Old Island Haunts: Add Hazel’s Café to the list
Posted September 6, 2022
Old island haunts. The fever to develop islands didn’t destroy all of them. In a few instances, someone decided, “Not for sale.” And so you can still find old stores, cafes, and restaurants on islands tethered to bridges. The Pelican Inn at Pawleys Island comes to mind and so does Pawleys’ Sea View Island.
Otherwise, when I think of weather-beaten boards, fading Coca Cola signs, and tin roofs, I see dusty lanes in the countryside where old Coke stores watch life go by. I see a small-town café that still dresses as it did 50 years ago. So, coming across Hazel’s Café on St. Simons Island surprised me.
Hazel’s Café is one of those places that bring the camera out. It’s a place that makes you curious. When I got back to my Carolina office, I looked up Hazel’s Café and found a fine feature on it in The Brunswick News, Larry Hobbs’s “Hazel’s Café a throwback to Island’s past.”
I learned from Hobbs’s feature that the store was an African-American enterprise. Hobbs’s words … “Hazel and Thomas Floyd opened the cafe in 1947, banking on the post-war economic boom to generate business. Boy, did it. Hazel’s Cafe already was an iconic relic when it finally closed its doors to customers in 1978, some 40 years ago. (Now 44 years)
“Thomas was from Hazlehurst, arriving on St. Simons Island after serving in the Army during World War II (1941-45). He was a darned good cook. Hazel was an island native, ready for a change of pace after having worked in Brunswick’s Liberty Ship yards during the war years. Together, the couple whipped up a recipe for success that would feed the community for three decades.”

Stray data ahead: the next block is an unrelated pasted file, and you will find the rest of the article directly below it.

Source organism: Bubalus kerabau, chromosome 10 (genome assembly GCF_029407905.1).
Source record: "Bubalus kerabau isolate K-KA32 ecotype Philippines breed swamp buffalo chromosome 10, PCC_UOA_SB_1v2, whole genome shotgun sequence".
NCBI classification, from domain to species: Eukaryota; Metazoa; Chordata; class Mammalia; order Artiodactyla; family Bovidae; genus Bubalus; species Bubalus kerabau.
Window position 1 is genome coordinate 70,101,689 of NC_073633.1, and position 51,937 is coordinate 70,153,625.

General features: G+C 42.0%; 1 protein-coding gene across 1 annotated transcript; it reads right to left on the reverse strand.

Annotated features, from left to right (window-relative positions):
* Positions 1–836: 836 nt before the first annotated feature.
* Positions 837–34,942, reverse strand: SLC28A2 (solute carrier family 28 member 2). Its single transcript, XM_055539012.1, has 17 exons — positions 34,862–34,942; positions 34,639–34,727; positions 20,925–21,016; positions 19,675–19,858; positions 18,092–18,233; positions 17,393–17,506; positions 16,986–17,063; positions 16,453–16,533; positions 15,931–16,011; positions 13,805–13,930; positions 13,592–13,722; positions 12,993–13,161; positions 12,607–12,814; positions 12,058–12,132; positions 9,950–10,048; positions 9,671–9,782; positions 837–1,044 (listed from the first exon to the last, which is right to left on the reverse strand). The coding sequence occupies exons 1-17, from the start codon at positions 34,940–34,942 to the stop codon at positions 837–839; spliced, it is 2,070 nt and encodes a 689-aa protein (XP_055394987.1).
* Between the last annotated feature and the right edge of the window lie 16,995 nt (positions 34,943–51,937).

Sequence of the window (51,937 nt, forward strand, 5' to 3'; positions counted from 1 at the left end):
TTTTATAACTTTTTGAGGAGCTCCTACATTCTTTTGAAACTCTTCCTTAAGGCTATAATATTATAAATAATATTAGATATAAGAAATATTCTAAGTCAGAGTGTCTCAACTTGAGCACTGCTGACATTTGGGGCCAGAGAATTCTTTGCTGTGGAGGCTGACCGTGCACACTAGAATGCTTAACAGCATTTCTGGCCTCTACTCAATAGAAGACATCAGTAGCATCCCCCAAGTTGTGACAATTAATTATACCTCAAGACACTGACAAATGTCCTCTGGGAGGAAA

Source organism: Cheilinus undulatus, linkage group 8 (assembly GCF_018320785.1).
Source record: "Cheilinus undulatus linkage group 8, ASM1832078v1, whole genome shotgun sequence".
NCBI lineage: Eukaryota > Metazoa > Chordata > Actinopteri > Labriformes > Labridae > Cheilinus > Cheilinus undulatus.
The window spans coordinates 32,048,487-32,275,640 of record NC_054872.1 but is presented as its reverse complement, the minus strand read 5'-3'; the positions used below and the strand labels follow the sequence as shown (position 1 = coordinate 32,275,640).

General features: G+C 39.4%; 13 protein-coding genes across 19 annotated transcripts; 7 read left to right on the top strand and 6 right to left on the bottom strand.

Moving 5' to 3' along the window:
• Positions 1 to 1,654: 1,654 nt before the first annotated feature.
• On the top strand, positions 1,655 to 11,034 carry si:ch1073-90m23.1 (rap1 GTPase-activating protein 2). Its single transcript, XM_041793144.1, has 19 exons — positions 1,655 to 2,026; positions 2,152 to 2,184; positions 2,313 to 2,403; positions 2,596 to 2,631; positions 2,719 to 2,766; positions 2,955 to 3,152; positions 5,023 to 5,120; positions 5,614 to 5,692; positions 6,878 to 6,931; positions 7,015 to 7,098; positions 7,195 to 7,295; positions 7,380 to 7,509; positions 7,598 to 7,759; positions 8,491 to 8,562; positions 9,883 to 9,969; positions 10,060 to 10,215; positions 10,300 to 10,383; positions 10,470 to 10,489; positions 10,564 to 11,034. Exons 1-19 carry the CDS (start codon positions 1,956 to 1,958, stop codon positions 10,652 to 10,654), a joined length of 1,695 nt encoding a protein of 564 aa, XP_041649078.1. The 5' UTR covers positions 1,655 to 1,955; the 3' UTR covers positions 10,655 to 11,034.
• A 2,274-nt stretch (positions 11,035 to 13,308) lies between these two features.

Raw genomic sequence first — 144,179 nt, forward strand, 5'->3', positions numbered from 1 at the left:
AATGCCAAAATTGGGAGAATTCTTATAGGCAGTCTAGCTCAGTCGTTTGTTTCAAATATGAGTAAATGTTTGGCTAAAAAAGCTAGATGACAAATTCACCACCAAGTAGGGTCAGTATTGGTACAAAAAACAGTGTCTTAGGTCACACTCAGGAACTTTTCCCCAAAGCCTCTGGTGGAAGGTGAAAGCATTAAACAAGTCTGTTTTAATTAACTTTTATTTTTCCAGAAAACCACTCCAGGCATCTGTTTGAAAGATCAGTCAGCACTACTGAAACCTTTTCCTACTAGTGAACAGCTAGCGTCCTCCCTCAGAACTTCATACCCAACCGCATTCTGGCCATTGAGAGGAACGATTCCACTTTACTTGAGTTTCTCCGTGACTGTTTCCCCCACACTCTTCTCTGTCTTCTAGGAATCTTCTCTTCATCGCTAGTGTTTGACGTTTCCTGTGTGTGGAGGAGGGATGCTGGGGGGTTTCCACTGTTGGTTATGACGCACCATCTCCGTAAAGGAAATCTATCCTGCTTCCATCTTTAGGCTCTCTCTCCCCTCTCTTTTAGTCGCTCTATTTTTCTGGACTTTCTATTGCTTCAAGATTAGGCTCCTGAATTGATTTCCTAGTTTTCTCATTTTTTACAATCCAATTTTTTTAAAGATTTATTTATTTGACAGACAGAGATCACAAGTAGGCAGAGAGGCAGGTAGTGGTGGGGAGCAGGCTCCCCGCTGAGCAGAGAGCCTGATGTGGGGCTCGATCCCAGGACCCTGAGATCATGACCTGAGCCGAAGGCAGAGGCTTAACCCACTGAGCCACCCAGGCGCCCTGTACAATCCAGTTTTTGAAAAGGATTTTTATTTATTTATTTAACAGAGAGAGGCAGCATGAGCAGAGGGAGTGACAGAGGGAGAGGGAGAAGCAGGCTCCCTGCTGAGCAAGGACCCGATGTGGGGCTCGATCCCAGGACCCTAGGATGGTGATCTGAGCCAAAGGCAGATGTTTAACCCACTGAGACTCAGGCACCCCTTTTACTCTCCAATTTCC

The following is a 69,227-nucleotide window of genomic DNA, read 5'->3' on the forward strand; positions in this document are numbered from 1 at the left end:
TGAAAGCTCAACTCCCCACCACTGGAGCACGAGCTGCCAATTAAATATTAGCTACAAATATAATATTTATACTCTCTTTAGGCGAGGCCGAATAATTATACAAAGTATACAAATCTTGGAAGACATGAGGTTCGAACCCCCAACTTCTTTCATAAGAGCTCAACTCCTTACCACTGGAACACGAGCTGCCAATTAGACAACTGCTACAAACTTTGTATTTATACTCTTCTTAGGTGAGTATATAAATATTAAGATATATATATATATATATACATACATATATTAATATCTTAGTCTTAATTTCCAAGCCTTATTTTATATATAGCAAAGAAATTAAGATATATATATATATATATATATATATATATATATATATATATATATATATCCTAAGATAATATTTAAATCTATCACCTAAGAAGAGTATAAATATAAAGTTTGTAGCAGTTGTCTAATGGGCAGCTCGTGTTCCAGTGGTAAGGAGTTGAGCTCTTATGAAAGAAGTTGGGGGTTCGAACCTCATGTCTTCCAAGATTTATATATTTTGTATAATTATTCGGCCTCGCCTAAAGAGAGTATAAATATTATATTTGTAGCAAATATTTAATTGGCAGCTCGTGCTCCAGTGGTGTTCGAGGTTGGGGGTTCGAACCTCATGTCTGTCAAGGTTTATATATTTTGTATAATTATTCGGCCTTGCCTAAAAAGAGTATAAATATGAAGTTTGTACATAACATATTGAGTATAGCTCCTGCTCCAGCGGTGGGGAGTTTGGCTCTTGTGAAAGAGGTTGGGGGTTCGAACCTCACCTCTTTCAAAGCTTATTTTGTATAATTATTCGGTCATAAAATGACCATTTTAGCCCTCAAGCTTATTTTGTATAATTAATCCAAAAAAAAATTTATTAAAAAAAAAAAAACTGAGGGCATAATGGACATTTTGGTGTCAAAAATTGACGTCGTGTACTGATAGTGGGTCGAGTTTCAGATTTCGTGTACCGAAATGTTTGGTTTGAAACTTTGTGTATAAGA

Hobbs got to go inside the old café with Amy Roberts to whom Hazel was a cousin on her mother’s side. The place still looks like it did when it was thriving. The place is being preserved, and that’s a story of its own. Fred Mars, owner of Pane in the Glass, (Yes, you read that right) bought Hazel’s Café with the goal of moving his business there but new zoning laws got in the way. So, on college football Saturdays Georgia Bulldog fans bring the red and black to Hazel’s Cafe. “They are the guests of St. Simons Islander and diehard Dawg fan Fred Marrs,” wrote Hobbs.
Marrs bought Hazel’s Café in 1994. “We grill out back and have a lot of fun with it. Mainly, we just watch Georgia football,” said Marrs.
Hobbs closed out his feature in a way that puts a smile on your face. “Inside Hazel’s Cafe, little has changed except for a couple of modest flat-screen television sets, a billiards table and some track lighting. The many black and white photos of the island’s yesteryears include a portrait of the old proprietors, a handsome couple indeed.
“The home Hazel and Thomas lived in remains standing next door, used today for storage. Fred intends for this little piece of the island’s past to stand for a long time to come.
“It’s going to be willed to my daughter and she said she’s not going to do anything with it,” Fred said. “It’s just going to be Hazel’s. It’s one of those things you keep forever.”
One of those things you keep forever—the smiles part. I added Hazel’s Café to my list of old island haunts. Thanks to Larry Hobbs and Fred Marrs, the mystery of the beautiful window-box flowers is solved.
Football season is here and “Go Dawgs” and no small amount of barking will be heard along Demere Road down St. Simons Island way in a throwback place called Hazel’s Café. Long may it prevail.
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